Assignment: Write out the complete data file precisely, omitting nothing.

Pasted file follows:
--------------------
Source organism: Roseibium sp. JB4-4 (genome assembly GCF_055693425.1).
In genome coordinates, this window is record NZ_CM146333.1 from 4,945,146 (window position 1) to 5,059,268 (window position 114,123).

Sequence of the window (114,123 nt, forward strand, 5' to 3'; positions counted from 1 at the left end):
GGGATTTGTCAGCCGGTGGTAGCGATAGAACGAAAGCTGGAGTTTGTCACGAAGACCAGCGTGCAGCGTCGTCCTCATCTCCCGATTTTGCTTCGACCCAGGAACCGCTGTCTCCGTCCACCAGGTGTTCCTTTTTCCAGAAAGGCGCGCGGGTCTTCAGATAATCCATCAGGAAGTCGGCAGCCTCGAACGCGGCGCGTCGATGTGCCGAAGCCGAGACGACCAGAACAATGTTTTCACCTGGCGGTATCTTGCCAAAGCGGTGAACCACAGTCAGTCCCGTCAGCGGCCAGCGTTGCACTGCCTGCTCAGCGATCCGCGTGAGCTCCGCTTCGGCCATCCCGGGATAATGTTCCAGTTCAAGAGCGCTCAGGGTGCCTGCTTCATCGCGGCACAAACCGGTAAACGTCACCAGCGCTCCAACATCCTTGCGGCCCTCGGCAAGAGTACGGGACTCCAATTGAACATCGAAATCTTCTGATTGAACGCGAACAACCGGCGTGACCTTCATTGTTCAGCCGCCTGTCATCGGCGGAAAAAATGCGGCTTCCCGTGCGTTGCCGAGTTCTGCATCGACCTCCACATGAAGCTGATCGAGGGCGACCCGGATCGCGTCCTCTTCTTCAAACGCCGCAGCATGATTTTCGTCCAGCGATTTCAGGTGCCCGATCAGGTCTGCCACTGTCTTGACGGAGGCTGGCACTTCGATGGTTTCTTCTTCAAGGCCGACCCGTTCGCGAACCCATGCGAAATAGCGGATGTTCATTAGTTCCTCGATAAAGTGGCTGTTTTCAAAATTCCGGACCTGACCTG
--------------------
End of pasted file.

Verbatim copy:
Source organism: Roseibium sp. JB4-4 (genome assembly GCF_055693425.1).
In genome coordinates, this window is record NZ_CM146333.1 from 4,945,146 (window position 1) to 5,059,268 (window position 114,123).

Sequence of the window (114,123 nt, forward strand, 5' to 3'; positions counted from 1 at the left end):
GGGATTTGTCAGCCGGTGGTAGCGATAGAACGAAAGCTGGAGTTTGTCACGAAGACCAGCGTGCAGCGTCGTCCTCATCTCCCGATTTTGCTTCGACCCAGGAACCGCTGTCTCCGTCCACCAGGTGTTCCTTTTTCCAGAAAGGCGCGCGGGTCTTCAGATAATCCATCAGGAAGTCGGCAGCCTCGAACGCGGCGCGTCGATGTGCCGAAGCCGAGACGACCAGAACAATGTTTTCACCTGGCGGTATCTTGCCAAAGCGGTGAACCACAGTCAGTCCCGTCAGCGGCCAGCGTTGCACTGCCTGCTCAGCGATCCGCGTGAGCTCCGCTTCGGCCATCCCGGGATAATGTTCCAGTTCAAGAGCGCTCAGGGTGCCTGCTTCATCGCGGCACAAACCGGTAAACGTCACCAGCGCTCCAACATCCTTGCGGCCCTCGGCAAGAGTACGGGACTCCAATTGAACATCGAAATCTTCTGATTGAACGCGAACAACCGGCGTGACCTTCATTGTTCAGCCGCCTGTCATCGGCGGAAAAAATGCGGCTTCCCGTGCGTTGCCGAGTTCTGCATCGACCTCCACATGAAGCTGATCGAGGGCGACCCGGATCGCGTCCTCTTCTTCAAACGCCGCAGCATGATTTTCGTCCAGCGATTTCAGGTGCCCGATCAGGTCTGCCACTGTCTTGACGGAGGCTGGCACTTCGATGGTTTCTTCTTCAAGGCCGACCCGTTCGCGAACCCATGCGAAATAGCGGATGTTCATTAGTTCCTCGATAAAGTGGCTGTTTTCAAAATTCCGGACCTGACCTG